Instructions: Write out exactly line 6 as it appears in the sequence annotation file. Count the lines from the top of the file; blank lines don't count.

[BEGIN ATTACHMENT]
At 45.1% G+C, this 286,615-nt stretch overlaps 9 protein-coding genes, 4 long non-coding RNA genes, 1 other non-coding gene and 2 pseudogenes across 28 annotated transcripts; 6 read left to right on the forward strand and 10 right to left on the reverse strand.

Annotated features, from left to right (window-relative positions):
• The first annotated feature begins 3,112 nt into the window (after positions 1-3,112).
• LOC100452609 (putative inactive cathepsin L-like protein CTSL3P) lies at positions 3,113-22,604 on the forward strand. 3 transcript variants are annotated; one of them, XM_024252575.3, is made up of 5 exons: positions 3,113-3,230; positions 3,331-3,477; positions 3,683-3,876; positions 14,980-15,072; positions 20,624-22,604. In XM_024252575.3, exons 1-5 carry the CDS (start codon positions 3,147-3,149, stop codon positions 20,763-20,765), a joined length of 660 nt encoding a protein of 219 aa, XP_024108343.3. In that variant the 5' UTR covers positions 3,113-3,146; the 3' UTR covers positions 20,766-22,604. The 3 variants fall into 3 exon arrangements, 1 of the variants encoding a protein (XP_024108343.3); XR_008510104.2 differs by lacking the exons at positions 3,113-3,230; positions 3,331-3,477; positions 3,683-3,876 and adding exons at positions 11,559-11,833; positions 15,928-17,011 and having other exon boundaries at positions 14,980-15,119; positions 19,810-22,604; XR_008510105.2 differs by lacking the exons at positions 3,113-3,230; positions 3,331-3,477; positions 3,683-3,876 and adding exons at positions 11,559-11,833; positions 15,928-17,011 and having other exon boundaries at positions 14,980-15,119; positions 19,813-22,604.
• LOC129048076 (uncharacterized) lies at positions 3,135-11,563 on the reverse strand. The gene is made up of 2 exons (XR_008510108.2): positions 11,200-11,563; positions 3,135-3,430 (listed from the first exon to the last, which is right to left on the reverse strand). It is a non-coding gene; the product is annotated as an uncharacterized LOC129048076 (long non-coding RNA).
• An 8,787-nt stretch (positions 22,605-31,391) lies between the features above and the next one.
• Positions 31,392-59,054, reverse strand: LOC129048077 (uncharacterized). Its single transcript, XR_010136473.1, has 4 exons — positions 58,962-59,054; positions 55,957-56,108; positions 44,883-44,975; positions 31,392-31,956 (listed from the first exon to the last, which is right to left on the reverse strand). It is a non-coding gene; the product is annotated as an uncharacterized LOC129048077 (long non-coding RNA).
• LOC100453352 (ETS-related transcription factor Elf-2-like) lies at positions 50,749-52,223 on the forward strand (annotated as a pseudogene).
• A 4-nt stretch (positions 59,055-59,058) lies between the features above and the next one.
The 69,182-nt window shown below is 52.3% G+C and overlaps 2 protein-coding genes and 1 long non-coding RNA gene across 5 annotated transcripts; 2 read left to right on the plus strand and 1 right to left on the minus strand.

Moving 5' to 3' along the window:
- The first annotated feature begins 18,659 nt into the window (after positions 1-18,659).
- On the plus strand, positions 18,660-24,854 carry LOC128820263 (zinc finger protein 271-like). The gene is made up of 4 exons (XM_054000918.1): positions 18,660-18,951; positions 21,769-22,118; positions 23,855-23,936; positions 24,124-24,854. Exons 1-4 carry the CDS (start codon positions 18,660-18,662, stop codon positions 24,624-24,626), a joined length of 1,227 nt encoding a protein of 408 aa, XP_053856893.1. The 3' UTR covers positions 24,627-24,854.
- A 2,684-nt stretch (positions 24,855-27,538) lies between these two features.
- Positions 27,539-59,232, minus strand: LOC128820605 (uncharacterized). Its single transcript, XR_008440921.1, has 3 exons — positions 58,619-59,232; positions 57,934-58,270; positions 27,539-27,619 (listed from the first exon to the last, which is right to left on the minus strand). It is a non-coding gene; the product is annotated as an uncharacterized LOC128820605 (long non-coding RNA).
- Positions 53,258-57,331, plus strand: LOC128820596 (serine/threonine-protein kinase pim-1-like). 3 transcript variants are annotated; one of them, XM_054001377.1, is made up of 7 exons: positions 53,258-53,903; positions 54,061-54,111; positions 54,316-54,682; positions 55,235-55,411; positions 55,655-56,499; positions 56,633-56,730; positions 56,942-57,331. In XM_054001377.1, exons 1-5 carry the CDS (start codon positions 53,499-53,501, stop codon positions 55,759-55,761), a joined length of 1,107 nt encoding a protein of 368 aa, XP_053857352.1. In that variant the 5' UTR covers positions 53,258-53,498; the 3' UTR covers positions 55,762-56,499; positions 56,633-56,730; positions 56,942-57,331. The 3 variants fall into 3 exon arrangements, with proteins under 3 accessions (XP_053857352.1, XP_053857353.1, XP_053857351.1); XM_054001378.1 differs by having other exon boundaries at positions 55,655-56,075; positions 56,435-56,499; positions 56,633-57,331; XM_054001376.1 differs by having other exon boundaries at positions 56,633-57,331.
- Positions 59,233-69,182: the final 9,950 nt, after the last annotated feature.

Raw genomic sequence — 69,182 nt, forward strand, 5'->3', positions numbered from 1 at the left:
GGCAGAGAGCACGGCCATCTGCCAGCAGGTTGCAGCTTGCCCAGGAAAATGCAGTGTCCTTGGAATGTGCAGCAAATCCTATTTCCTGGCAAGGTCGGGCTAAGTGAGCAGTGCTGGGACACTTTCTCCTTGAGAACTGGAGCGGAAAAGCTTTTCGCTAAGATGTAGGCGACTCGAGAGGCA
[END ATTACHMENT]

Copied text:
• An 8,787-nt stretch (positions 22,605-31,391) lies between the features above and the next one.